I tried to get our weekly newsletter out last week, and it just didn’t happen. Ahh, life. Sometimes, the shifting of priorities is the priority.
While I know a lot of you may not have played with mixing your own oil paint before, this process has become so meditative for me, it can be such an eco-friendly way to paint, and doing it with the kids has been so much exploration, I wanted to share a quick tutorial with you.
What I love about the process:
- It forces me to slow down and enjoy the process of creating and making something with my hands
- it’s cost efficient…you don’t need to use very much pigment to make a lot of paint
- the colors are vibrant and rich, and can be mixed with white to lighten them easily
- the process alone feels very much like I’m channeling my inner Dr. Quinn or work at the local apothecary…both of which sound really cool to me. bizarre, I realize.
I’ll include a quick supply list at the bottom of the post for anyone who decides to give it a whirl!
How to Mix Your Own Oil Paint
You basically begin with fine pigments foraged (you can even grind your own pigment from rocks) or bought, and mix in some linseed or walnut oil to create the paint.
- Start by piling your pigment into a little pile (remember, a little goes a long way) and make a small well in the middle to pour the oil into.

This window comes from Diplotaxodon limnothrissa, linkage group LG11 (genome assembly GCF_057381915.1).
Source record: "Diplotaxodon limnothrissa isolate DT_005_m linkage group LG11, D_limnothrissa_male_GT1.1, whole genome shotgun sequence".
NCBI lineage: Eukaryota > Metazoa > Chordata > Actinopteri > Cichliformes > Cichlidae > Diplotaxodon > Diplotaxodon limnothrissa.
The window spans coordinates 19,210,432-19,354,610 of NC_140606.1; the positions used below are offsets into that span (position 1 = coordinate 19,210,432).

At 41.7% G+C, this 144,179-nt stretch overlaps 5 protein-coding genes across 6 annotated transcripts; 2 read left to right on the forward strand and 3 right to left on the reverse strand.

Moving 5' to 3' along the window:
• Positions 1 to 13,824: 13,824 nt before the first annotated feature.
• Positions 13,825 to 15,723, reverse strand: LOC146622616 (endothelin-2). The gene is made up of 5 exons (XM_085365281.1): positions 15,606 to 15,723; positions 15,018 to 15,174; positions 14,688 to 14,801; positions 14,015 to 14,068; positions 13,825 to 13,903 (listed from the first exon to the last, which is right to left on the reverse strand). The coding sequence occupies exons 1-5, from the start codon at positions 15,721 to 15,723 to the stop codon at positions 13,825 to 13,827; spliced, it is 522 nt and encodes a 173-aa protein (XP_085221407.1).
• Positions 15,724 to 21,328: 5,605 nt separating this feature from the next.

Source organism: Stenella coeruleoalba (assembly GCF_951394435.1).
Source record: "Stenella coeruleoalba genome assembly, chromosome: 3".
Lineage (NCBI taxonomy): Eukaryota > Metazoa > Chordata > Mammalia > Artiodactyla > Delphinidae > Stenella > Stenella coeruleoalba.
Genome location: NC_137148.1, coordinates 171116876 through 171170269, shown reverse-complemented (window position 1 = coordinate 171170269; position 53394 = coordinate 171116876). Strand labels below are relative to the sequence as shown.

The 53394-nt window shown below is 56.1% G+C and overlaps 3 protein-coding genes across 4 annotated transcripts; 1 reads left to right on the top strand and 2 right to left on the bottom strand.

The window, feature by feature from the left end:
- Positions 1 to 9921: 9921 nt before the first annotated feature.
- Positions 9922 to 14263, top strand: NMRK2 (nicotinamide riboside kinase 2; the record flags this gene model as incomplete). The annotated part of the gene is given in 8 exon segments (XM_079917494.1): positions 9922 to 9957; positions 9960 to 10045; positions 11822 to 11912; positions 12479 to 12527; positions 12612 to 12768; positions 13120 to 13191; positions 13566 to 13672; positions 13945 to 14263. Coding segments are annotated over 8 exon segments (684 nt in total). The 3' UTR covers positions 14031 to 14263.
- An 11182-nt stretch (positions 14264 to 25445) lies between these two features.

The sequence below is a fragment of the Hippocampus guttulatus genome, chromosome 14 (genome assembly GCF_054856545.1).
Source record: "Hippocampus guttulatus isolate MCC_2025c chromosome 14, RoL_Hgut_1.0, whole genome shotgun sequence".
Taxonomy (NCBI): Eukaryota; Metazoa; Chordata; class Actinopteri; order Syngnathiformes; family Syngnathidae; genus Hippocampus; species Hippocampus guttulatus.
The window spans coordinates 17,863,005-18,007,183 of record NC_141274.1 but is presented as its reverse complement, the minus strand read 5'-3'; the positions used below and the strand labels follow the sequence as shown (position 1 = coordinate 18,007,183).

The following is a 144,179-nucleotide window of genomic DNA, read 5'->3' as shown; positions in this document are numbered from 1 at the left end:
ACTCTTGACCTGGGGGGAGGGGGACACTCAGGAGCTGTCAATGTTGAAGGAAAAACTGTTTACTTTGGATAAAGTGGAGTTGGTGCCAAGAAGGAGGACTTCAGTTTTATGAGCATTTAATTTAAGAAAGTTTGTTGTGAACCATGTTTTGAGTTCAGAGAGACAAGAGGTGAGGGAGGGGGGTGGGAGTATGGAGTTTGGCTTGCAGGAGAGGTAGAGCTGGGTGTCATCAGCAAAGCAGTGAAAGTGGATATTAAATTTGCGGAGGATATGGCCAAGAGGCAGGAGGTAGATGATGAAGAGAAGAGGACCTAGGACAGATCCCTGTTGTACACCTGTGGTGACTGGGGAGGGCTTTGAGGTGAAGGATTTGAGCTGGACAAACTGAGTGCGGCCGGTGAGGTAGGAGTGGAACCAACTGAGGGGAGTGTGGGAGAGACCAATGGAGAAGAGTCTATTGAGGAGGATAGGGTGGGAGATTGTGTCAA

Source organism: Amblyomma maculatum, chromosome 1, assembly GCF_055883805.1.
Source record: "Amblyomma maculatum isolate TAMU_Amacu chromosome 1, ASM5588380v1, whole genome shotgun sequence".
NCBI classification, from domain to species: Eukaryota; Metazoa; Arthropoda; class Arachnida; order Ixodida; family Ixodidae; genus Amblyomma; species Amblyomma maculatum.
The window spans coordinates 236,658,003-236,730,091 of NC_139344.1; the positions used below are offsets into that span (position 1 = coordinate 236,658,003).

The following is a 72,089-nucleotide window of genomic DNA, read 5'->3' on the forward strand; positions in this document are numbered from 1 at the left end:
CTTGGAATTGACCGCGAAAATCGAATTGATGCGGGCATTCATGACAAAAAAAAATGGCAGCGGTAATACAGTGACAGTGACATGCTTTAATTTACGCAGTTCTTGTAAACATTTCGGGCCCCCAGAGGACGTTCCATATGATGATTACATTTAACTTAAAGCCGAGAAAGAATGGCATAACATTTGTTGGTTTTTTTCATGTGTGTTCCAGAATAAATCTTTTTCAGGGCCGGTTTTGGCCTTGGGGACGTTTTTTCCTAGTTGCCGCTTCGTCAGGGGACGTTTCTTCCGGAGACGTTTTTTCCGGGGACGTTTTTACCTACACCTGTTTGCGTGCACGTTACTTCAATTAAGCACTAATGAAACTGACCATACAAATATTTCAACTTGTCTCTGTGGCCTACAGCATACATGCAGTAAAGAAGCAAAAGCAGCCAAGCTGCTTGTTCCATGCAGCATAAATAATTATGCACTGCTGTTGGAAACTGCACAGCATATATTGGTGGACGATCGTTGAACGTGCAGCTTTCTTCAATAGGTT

My word, this is art in and of itself. The color I’m working with today is Rosewood by Earth Pigments and I love using Walnut Oil because I don’t have to worry about toxins, etc.
It’s also worth noting that I have found no measurement or ratio to be exact…different color pigments require more or less oil, so I typically pour some in the middle of the pigment and let it spill out to the side.
2. Start by mixing your walnut oil into the pigment by hand with a palette knife (you can use anything you have on hand, really).
It should look like this when you’re done incorporating the oil into the pigment…smooth and getting creamy, but still a little lumpy. This color…swooning.
3. Scrape your paint into a central pile, like the picture above.
4. Using a glass muller, swirl the paint around in a circular or figure 8 motion. I prefer swirling the paint around in a simple circle. Now, the paint is beginning to become creamy in texture.
If you find that it is too thick to move the muller around, add a little more oil to your paint, but add it sparingly. You can always add more.
Repeat the process one more time.
The paint should hold its form well, and just feel right, you know? Think about how it feels when it comes out of a tube. It might be slightly thinner, but not much.
Use it on your favorite canvas or paper…a lot of pieces in my upcoming collection have little bits of this rosewood pigment mixed in here and there.
I have these vintage escargot pots from Maria at Dreamy Whites Lifestyle, and they’re the perfect size…I love surrounding myself with beautiful supplies when I can. It makes creating that much more fun and energizing.
Like I mentioned earlier, you can mix in Titanium White pigment or paint to lighten up your colors…although, I love this one as is. 😉
A small update…I’m close to finishing this new collection of mine! Can’t wait to show you each piece. Be sure to follow over on Instagram if you want sneak peeks and to watch the time-lapse videos of each one. I’ll release the details to my blog subscribers first, so if that’s you…excellent!
30 paintings in 2 weeks. Almost check.
Make Your Own Oil Paint: Supply List